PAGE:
Saturday, 25 August 2012

Lost Book Library Reading Round-Up no. 4

More books that have been read, or not.

Hunting Tigers Under Glass by Mordecai Richler

Status: Completed

When I skimmed this book, I wondered why a collection of essays on such an interesting range of subjects by an esteemed writer should have fallen into such obscurity.  Turns out that Richler's declared interest in seeing things through a Jewish-Canadian perspective makes it all a bit too culturally specific to appeal in the same way Tom Wolfe does, with issues of Jewishness, Canadianness, and Jewish-Canadianness very much to the fore.  Nevertheless, there are some fascinating essays contained within, particularly the travel pieces to the Catskills holiday resorts, Jerusalem in 1962, and accompanying the Canadian hockey team to Sweden.  Probably more Clive James than Wolfe, although he doesn't have the killer lines that James does.  He sometimes comes across as a bit of a condescending jerk when dealing with people younger than him, but they generally deserve it.

The Harry Secombe Diet Book by Harry Secombe

Status: Abandoned p. 27

I didn't work my way through all of this for the simple reason I don't plan on following Sir Harry's diet, although I'm sure it's very good.  The introduction though, is quite fascinating as it explores the psychology of fatness, and is an example of a man's man talking to other men about things men don't normally talk about.  Rather touching, actually.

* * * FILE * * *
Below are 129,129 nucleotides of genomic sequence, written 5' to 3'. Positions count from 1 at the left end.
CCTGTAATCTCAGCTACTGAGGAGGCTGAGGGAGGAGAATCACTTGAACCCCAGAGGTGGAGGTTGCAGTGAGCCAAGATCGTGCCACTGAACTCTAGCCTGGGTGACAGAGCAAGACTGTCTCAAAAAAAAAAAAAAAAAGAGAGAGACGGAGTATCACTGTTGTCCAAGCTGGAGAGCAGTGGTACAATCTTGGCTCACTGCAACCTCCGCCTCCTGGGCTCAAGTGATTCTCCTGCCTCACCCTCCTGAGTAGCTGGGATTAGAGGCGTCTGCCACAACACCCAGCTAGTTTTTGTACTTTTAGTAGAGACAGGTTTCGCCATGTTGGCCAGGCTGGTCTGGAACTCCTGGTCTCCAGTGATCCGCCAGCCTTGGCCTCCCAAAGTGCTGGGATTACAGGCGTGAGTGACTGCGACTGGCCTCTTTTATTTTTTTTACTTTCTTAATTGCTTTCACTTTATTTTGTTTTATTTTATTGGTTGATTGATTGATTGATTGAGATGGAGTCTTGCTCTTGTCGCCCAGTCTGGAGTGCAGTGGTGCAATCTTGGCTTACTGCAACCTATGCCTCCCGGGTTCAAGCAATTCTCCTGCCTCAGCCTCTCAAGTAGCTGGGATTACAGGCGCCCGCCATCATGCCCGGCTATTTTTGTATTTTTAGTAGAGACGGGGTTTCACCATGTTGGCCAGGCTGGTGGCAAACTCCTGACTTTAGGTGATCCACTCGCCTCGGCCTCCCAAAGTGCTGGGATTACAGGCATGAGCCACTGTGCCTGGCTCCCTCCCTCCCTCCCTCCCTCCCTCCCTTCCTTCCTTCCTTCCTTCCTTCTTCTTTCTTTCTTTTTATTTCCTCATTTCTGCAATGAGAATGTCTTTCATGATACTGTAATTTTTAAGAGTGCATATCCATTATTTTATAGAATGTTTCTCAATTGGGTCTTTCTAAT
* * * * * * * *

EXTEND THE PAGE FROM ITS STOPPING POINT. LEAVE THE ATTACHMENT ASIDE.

Eclipse by Margaret Tabor

Status: Abandoned p. 52

This story of a woman who goes home one day to find that every trace of her life no longer exists, including her house, had an intriguing premise, but almost immediately got bogged down in turgid back-story (Dissatisfied housewives are a recurring presence in the Lost Book Library, as feminism filtered its way into the suburbs in the 1970s and early 80s).  I stuck around to see if it got more interesting, and it did for a bit, but then the protagonist ends up convincing herself that her old life might be a false memory, and she's actually someone else.  Enter: new turgid back-story.  Exit: me.

Barometer Man by John Vaizey

Status: Abandoned p. 24

Cambridge University novel by noted economist. Starts off well with a description of people having sex in a toilet, but then gets tedious very quickly once it concerns itself with university politics.  Wants to be witty, but it all feels like a private joke, cementing my view that authors should never write a book about their day job.  Possibly of interest if you're into campus novels, which I'm not, really.

Term of Trial by James Barlow

Status: Completed

 I recently read Notes On a Scandal by Zoe Heller, an enjoyable but fundamentally silly novel about a female teacher who has an affair with one of her pupils.  It's gained the oxymoronic status of an 'instant classic', despite giving no real insight into its protagonists inner life, and papering over the cracks with a creaky 'unreliable narrator' device.  The book everyone should be reading, however, is Barlow's Term of Trial, a 60s kitchen-sink novel in which a male teacher commits the perhaps slightly less serious offense of slapping a girl's bottom.  Its exploration of his heavy-drinking, guilt-drenched life is marvelously grim and vivid, and captures that post-war moment where some working men would have fought, and others wouldn't have, and the tensions that arose.  Meanwhile he rails against the corrupting influence of the media on youth, and the false preparation it gives for adult life, with the phrase 'mediocre brilliance of comedians' standing out and reminding me of Newman and Baddiel for some reason.  Although the range of female characters are wearisomely of their time, and there are a couple of story threads more set-up than followed through, this is very much a novel and author in need of rediscovery.  The James Barlow revival starts here!

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